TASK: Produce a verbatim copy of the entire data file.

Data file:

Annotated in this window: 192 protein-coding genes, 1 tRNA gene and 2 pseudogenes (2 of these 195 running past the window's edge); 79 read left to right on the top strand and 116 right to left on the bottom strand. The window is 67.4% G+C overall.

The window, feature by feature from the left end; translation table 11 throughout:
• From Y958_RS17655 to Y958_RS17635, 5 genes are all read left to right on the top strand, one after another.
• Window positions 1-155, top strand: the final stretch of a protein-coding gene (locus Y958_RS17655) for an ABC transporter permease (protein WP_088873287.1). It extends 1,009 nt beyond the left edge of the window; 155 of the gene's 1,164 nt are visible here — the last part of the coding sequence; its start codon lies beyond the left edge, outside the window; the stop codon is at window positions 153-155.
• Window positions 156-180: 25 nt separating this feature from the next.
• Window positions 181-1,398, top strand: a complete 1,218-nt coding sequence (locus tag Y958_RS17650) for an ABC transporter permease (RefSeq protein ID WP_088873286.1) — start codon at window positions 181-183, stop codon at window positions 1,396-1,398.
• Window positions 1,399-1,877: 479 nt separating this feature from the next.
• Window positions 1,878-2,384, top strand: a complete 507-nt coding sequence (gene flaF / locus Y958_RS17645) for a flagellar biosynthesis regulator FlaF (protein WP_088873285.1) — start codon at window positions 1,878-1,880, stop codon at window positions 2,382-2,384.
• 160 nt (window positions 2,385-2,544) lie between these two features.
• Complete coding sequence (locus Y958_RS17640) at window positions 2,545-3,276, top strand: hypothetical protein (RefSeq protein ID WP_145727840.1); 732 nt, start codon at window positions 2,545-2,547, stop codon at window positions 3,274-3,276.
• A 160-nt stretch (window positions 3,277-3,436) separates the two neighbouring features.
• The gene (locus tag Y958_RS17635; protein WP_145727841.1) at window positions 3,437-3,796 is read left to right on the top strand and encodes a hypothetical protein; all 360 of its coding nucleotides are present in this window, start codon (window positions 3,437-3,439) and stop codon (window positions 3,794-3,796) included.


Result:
Annotated in this window: 192 protein-coding genes, 1 tRNA gene and 2 pseudogenes (2 of these 195 running past the window's edge); 79 read left to right on the top strand and 116 right to left on the bottom strand. The window is 67.4% G+C overall.

The window, feature by feature from the left end; translation table 11 throughout:
• From Y958_RS17655 to Y958_RS17635, 5 genes are all read left to right on the top strand, one after another.
• Window positions 1-155, top strand: the final stretch of a protein-coding gene (locus Y958_RS17655) for an ABC transporter permease (protein WP_088873287.1). It extends 1,009 nt beyond the left edge of the window; 155 of the gene's 1,164 nt are visible here — the last part of the coding sequence; its start codon lies beyond the left edge, outside the window; the stop codon is at window positions 153-155.
• Window positions 156-180: 25 nt separating this feature from the next.
• Window positions 181-1,398, top strand: a complete 1,218-nt coding sequence (locus tag Y958_RS17650) for an ABC transporter permease (RefSeq protein ID WP_088873286.1) — start codon at window positions 181-183, stop codon at window positions 1,396-1,398.
• Window positions 1,399-1,877: 479 nt separating this feature from the next.
• Window positions 1,878-2,384, top strand: a complete 507-nt coding sequence (gene flaF / locus Y958_RS17645) for a flagellar biosynthesis regulator FlaF (protein WP_088873285.1) — start codon at window positions 1,878-1,880, stop codon at window positions 2,382-2,384.
• 160 nt (window positions 2,385-2,544) lie between these two features.
• Complete coding sequence (locus Y958_RS17640) at window positions 2,545-3,276, top strand: hypothetical protein (RefSeq protein ID WP_145727840.1); 732 nt, start codon at window positions 2,545-2,547, stop codon at window positions 3,274-3,276.
• A 160-nt stretch (window positions 3,277-3,436) separates the two neighbouring features.
• The gene (locus tag Y958_RS17635; protein WP_145727841.1) at window positions 3,437-3,796 is read left to right on the top strand and encodes a hypothetical protein; all 360 of its coding nucleotides are present in this window, start codon (window positions 3,437-3,439) and stop codon (window positions 3,794-3,796) included.